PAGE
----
The ROAD to ICPS -- AGES 4 TO 12

I Can Problem Solve:
An Interpersonal Cognitive Problem Solving Program
Expanded Version

Early 1960s:

George Spivack and Murray Levine found that regardless of IQ, means-ends thinking, or ability to plan sequenced steps toward an interpersonal goal (e.g., making friends), and spontaneous tendency to weigh pros and cons to be superior in normal adolescents compared to the diagnostically disturbed. Cognitive skills dubbed Interpersonal Cognitive Problem Solving, or "ICPS."

Late 1960s:

Among normal youngsters with varying degrees of behavioral difficulties, Myrna Shure and George Spivack found deficiencies in ICPS skills of alternative solution and consequential thinking to be associated with impulsivity  (impatience, overemotionality, aggression), and social withdrawal (timidity, inability to express emotions) as early as age four, and means-ends thinking as studied through grade 6. ICPS competence predicted concern for others' feelings and other prosocial behaviors.

Early 1970s:

Myrna Shure began developing interventions to test Spivack's theory that ICPS thinking skills can guide behavior, rather than direct modification of behavior itself. First intervention - preschool.

Recognized need for specifically selected vocabulary words to help young children think the problem solving way, e.g., "is/is not," "and/or," "same-different," "before/after," "might/maybe" etc.,), and developed lesson-games to associate those games to questions designed for hypothetical children, e.g., "Can you think of a different way that (child) can get his brother to stop bugging him?" "What happened before Rudy called his friend a name?" "What happened after? "What might happen next if .. ?" etc.).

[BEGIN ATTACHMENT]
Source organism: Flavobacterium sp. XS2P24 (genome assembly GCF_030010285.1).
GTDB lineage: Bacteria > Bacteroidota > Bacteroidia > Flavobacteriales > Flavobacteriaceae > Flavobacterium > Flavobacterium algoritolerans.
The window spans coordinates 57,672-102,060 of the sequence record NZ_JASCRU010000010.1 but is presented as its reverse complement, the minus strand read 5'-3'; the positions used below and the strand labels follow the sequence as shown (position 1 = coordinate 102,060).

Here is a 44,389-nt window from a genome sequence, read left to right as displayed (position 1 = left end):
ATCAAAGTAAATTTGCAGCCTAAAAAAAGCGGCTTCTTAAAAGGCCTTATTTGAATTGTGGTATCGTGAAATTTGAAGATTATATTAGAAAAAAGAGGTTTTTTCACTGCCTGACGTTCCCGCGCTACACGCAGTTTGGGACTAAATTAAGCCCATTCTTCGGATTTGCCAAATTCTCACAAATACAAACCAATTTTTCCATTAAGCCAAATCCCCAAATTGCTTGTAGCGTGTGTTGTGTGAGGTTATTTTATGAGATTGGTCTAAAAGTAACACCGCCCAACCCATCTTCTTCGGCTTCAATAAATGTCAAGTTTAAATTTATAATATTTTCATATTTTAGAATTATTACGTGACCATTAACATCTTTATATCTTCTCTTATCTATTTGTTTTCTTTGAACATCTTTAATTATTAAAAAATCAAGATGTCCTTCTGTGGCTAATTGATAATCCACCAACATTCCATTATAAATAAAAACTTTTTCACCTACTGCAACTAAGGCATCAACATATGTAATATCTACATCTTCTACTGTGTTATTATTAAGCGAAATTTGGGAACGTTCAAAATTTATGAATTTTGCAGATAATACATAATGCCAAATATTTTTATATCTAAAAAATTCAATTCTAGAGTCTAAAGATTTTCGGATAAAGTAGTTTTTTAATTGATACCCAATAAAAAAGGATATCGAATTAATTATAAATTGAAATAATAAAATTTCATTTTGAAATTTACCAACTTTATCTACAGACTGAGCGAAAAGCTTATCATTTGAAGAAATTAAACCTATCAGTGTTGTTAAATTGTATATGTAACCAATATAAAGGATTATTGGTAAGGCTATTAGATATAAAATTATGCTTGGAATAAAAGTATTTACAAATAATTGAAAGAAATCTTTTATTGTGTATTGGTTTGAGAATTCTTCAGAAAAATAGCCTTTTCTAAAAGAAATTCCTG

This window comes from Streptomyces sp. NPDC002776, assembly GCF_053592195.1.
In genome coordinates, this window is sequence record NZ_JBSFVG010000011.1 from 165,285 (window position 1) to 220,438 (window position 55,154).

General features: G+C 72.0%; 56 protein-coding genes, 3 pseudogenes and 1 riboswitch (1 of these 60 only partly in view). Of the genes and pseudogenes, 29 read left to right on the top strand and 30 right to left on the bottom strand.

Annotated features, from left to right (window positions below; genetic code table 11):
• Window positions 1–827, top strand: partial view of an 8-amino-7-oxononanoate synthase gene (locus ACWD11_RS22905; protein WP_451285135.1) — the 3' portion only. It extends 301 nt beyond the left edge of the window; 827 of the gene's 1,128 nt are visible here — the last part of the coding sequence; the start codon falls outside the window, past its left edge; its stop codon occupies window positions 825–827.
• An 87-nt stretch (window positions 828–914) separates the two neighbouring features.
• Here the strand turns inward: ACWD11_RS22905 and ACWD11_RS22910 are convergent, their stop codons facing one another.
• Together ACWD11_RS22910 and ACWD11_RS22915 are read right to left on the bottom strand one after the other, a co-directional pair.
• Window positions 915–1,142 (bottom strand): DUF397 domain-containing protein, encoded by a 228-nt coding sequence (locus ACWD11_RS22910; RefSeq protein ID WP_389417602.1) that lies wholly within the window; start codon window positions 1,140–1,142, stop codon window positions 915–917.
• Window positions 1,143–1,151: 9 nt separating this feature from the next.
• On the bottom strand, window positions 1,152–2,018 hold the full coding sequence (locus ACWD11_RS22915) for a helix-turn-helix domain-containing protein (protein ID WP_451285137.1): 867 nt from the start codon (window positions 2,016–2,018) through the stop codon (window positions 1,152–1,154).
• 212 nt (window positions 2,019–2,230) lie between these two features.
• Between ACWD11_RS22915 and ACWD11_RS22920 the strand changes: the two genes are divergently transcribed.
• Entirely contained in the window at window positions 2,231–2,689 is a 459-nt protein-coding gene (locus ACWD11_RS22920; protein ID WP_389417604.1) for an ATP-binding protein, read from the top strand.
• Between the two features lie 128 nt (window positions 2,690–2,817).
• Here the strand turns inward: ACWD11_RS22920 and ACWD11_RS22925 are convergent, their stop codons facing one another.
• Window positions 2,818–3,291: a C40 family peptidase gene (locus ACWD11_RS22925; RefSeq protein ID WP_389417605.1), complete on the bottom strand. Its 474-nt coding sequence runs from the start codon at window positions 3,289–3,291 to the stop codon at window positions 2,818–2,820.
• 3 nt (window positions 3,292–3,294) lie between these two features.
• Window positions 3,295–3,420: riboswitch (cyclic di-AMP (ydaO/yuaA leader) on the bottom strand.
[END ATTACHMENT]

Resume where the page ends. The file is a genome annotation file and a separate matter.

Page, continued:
Recognized need to train teachers and parents to carry over this line of questioning when real problems came up (e.g. "Can you think of a different way to solve this problem?" "What happened before you hit him?" "What happened after?" etc). -- a style of talk Shure called "ICPS dialoguing" -- to associate thinking with behavior.

Mid-1970s - present

Continued developing and refining ICPS interventions (now called I Can Problem Solve (also ICPS) for preschool, for kindergarten and the primary grades, and for the intermediate elementary grades for two purposes: 1) to conduct longitudinal research to evaluate the impact of varying degrees of interventions an of different training agents (teachers and parents), and 2) to produce a set of easily absorbable manuals for the user - first published in 1974, for schools, 1992.

Over twenty five years of research, including several two- and three-year longitudinal studies, and one five-year longitudinal study (reprints available from M. Shure) has shown impact of ICPS interventions as primary prevention of early high-risk behaviors (as those mentioned above), behaviors research now shows predict later, more serious problems as violence, substance abuse, teen pregnancy, and school drop-out).